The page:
University of Notre Dame, Large Teaching Grant (Awarded: $9,140)
College of Arts and Letters, Department of American Studies, Gallivan Program for Journalism, Ethics, and Democracy
Project: Purchase 15 iPads for students in my courses “Journalism and American Democracy” and “The Future of News” — August 2012

Case Western Reserve University, SAGES Travel Grant (Awarded: $1,500)
Project: Undergraduate Panel at International Association for Literary Journalism Scholarship conference — May 2012

Case Western Reserve University, SOURCE Travel Grant (Awarded: $1,000)
Project: Undergraduate Panel at International Association for Literary Journalism Scholarship conference — May 2012

Case Western Reserve University, Baker-Nord Center Travel Grant (Awarded: $1,000)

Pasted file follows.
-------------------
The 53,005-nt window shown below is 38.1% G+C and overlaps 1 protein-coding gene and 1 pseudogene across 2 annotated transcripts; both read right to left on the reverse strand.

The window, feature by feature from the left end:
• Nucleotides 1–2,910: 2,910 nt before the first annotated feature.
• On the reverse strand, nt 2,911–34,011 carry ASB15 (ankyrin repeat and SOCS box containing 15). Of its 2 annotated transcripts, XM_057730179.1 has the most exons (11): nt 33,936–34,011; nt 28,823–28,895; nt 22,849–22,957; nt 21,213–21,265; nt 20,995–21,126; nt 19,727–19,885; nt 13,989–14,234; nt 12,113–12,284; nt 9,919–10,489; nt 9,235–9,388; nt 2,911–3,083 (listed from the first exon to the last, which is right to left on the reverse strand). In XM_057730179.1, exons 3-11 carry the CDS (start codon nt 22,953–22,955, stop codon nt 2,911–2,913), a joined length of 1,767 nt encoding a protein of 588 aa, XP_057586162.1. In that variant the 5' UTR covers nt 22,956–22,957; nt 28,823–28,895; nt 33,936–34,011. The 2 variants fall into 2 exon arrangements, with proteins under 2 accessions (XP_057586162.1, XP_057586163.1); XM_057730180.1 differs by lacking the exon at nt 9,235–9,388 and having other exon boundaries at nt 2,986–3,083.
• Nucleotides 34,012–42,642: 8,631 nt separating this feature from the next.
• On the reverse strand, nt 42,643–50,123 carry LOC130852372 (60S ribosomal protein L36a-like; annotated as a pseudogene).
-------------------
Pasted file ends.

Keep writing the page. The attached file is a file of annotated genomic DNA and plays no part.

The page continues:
Project: Undergraduate Panel at International Association for Literary Journalism Scholarship conference — May 2012

INVITED TALKS, PANELS, & GUEST LECTURES
Hutchinson Center, University of Maine, Belfast, ME
“The Importance of News Media Literacy” — July 10, 2017

Biannual Convention of State Board of League of Women Voters, Brunswick, ME
“How to Understand the News” (panel) — May 20, 2017

League of Women Voters Downeast, Ellsworth, ME
“Fake News: Who Can You Trust” (panel) — April 21, 2017

University of Maine, Orono, ME
“Keep Calm and Click On: Understanding the News Media in Turbulent Times” — April 12, 2017

Bangor Public Library, Bangor, ME
“Fake News: Lecture and Panel Discussion” (panel) — March 28, 2017

Maine Calling, Maine Public Broadcasting Network, Portland, ME
“Fake News” — December 9, 2016

Avondale College of Higher Education, Cooranbong, Australia
“Consider David Foster Wallace” (online) — October 20, 2016

CONFERENCE PRESENTATIONS
“Hidden in Plain Style: The Anti-Bomb Politics of John Hersey’s Hiroshima”
International Association for Literary Journalism Studies, Halifax, Nova Scotia, May 2017

“The Last Hurrah: Irony and Absurdism in John Sack’s M”